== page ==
Presentation is loading. Please wait.

Presentation is loading. Please wait.

ACLS-OB A Maternal Code Are You Ready?

Similar presentations

Presentation on theme: "ACLS-OB A Maternal Code Are You Ready?"— Presentation transcript:

1 ACLS-OB A Maternal Code Are You Ready?
Angie Rodriguez ARNP, CS, MSN, CNM, RNC-OB Kerry Foligno RN, BSN, CLC, CPST

2 Advanced Cardiac Life Support with an Obstetric Focus
ACLS-OB Advanced Cardiac Life Support with an Obstetric Focus

3 Why ACLS-OB Based on AHA guidelines 2010
The best hope of fetal survival is maternal survival

4 Why ACLS-OB Education, preparation and practice are the keys to delivering the safest care for mom and her baby. ACLS-OB includes AHA core cases and algorithms but utilizes specific scenarios that include modifications for pregnant and newly delivered patients.

5 ACLS-OB Can lightening strikes be prevented? Rapid response teams
Chain of survival Recognition of arrest Activation of EMS/Code Blue BLS AED/ACLS

6 Our Journey at MHW Attended National Convention- booth
Requested - Rejected, Persisted 4 staff nurses/CM’s-went to Idaho 2009 Magnet journey Brought it back and implemented the program All L&D staff attended from all three facilities Instructor trainer

7 Are arrhythmias serious?
Arrhythmias may be benign, symptomatic, life threatening or even fatal.

8 ACLS-OB the patient clinically and how are we going to treat the
The most important question is not just What is the Rhythm …but How is this rhythm affecting the patient clinically and how are we going to treat the rhythm??

9 Treatable Rhythms Shockable Nonshockable
1. Lethal (pulseless) rhythms Shockable Nonshockable 2. Non-lethal (with a pulse) rhythms

10 Lethal rhythms Shockable Non-Shockable Ventricular Fibrillation
Pulseless Ventricular Tachycardia Non-Shockable Pulseless Electrical Activity Asystole

11 Shockable Lethal Rhythms
Ventricular Tachycardia (Pulseless) Ventricular Fibrillation

12 Ventricular Tachycardia

13 Ventricular Tachycardia

14 Ventricular Fibrillation
No organized electrical activity

15 Ventricular Fibrillation
Coarse Coarse VF

16 Ventricular Fibrillation
Fine Fine VF

17 Pharmacologic Treatment of Ventricular Fibrillation & Ventricular Tachycardia (Pulseless)
Vasopressors: Epinephrine 1mg. IVP/IO – 1:10,000 solution Repeat every 3 – 5 minutes Optimizes cardiac and cerebral blood flow Vasopressin To replace 1st or 2nd dose of Epinephrine 40 Units IV/IO

18 Pharmacologic Treatment of Ventricular Fibrillation/V-Tachycardia
Antiarrhythmics – Give during CPR (before or after the shock) Amiodarone – 300 mg (recommend dilution in mL D5W) IV/IO push once, then consider additional 150mg IV/IO once , then followed by IV drip or only after perimortem delivery Lidocaine – 1 to 1.5 mg/kg first dose, then 0.5 to 0.75 mg/kg IV/IO, maximum 3 doses or 3mg/kg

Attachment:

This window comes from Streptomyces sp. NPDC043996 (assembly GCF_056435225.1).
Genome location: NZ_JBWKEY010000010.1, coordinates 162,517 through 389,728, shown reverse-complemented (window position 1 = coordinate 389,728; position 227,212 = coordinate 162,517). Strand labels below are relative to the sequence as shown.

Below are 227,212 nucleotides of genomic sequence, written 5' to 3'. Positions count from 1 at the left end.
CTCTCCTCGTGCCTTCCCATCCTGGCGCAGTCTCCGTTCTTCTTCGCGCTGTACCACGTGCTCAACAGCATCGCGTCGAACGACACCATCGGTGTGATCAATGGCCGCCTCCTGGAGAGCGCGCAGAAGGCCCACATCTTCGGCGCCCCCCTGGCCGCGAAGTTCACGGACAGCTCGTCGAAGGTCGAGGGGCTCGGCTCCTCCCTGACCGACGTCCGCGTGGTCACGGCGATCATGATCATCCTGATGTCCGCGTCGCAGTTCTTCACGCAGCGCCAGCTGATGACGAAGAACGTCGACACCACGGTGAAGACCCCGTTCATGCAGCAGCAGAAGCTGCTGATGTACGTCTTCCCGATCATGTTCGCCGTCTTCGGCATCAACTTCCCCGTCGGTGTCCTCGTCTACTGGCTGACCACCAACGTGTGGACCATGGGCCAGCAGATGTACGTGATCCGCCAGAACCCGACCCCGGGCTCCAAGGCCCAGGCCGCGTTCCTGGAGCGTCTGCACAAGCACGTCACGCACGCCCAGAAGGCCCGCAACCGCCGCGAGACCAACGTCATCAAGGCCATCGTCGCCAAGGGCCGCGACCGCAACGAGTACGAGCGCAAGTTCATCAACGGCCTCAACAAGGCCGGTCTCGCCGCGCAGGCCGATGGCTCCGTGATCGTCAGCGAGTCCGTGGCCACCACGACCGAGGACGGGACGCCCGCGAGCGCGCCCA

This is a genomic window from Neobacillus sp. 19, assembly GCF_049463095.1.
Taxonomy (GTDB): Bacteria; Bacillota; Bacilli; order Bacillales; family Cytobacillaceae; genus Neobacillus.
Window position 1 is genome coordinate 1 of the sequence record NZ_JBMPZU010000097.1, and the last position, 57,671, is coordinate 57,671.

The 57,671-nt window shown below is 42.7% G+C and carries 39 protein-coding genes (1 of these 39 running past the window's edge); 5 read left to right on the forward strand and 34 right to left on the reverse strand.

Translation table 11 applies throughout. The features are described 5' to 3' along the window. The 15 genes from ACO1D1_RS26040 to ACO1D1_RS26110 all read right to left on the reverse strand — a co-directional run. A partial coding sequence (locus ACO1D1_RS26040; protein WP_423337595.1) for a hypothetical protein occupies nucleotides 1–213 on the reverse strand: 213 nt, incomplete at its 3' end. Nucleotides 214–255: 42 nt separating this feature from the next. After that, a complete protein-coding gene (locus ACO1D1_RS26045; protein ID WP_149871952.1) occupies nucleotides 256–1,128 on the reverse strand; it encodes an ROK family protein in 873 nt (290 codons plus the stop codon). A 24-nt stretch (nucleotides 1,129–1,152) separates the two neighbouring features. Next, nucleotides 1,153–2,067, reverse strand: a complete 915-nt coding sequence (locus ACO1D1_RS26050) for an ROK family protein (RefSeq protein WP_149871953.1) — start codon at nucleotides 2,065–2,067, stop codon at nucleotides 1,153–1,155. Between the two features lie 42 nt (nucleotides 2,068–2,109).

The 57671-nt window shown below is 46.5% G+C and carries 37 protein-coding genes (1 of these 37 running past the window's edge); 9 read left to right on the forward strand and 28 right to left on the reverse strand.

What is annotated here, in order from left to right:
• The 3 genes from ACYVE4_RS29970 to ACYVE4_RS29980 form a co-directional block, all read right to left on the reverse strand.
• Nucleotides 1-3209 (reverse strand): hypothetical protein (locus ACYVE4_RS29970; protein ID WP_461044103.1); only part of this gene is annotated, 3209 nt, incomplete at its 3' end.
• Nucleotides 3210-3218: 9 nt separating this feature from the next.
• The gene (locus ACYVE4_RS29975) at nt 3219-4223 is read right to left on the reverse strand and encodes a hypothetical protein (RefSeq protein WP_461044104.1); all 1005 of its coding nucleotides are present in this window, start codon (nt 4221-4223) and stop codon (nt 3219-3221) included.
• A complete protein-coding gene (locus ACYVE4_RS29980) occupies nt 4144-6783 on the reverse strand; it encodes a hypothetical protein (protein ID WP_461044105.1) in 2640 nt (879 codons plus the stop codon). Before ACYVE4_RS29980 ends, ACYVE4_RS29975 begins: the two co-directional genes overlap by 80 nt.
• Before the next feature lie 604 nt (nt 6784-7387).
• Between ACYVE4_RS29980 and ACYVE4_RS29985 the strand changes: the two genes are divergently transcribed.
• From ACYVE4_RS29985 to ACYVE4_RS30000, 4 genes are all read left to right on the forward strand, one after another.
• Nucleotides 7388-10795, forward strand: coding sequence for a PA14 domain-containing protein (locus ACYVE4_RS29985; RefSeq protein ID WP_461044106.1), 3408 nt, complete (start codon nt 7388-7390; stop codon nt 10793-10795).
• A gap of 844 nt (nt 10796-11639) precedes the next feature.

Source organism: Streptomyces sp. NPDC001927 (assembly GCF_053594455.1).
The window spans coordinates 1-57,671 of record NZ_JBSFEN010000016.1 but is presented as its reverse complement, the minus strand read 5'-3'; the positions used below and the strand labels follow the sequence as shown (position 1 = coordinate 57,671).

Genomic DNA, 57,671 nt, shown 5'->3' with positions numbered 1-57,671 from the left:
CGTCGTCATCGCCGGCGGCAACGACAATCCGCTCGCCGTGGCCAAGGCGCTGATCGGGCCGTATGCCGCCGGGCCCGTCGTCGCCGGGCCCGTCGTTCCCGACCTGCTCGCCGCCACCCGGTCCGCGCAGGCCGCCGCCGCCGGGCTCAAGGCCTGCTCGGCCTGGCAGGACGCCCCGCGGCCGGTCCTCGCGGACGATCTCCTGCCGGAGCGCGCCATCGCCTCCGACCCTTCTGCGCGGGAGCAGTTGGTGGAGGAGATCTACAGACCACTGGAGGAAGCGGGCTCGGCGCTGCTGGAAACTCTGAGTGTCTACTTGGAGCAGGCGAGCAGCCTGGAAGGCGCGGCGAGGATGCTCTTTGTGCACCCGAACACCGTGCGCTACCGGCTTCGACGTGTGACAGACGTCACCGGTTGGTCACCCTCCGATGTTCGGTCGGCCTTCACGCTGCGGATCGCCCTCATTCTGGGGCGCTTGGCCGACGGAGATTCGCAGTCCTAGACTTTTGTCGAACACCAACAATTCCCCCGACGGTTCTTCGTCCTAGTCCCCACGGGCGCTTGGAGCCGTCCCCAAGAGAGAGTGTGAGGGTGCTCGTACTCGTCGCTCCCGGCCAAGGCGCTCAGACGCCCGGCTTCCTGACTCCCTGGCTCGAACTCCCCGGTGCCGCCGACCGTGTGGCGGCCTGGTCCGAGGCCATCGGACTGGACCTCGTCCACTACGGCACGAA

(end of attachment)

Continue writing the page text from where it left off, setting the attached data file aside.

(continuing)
19 Nonshockable Lethal Rhythms
Asystole Pulseless Electrical Activity


21 Pulseless Electrical Activity

22 Pharmacologic Treatment of PEA and Asystole
Epinephrine – 1 mg IV/IO Repeat every 3 to 5 minutes OR Vasopressin – 40 Units to replace 1st or 2nd dose of epinephrine

23 Treat the patient, not the monitor
Signs and symptoms such as: Low blood pressure Altered mental status Shortness of breath Chest pain or angina Signs of shock

24 Non-Lethal Arrhythmias (With a pulse)
Tachyarrhythmias Sinus Tachycardia Supraventricular Tachycardia Ventricular tachycardia (with a pulse) Bradyarrhythmias Sinus Bradycardia Blocks

25 Too Fast More than 100 beats per minute Stable or Unstable ??????????

26 Sinus Tachycardia

27 Supraventricular Tachycardia (SVT)

28 Pharmacologic Treatment of SVT
Narrow Complex – Regular Vagal Manuevers Adenosine 6mg IV rapid push. If no conversion then give Adenosine 12 mg IV rapid push, Synchronized Cardioversion joules

29 Ventricular Tachycardia

30 Ventricular Tachycardia
Question- is there a pulse Yes- synchronized cardioversion No- start CPR, Airway management, defibrillate and or meds

31 Too Slow Defining symptomatic bradycardia
Emphasize this point: do not treat a slow heart rate in a stable patient. Emphasize history as the way to decide if the condition is acute or chronic. Emphasize this point: treating the symptoms is the most important concept. Relative bradycardia exists when a hypotensive patient “needs” a faster heart rate, but the rate cannot accelerate due to sinus node disease, conduction system disease, or -blockers. Resting athletes may have sinus rates <40 bpm and still be completely asymptomatic. Patients with inferior MI frequently have sinus bradycardia with or without chest pain. Will the ischemia be alleviated or worsened by increasing the rate? Usually the bradycardia is not the cause of the chest pain. Treat if clearly detrimental symptoms are present (hypotension/shock, decreased level of consciousness, sudden increased pain associated with decreased rate, CHF, or adrenergic symptoms such as pallor and cool, clammy periphery).

32 Sinus Bradycardia Rhythm Regular

33 Pharmacologic Treatment of Non-Lethal Bradyarrhythmias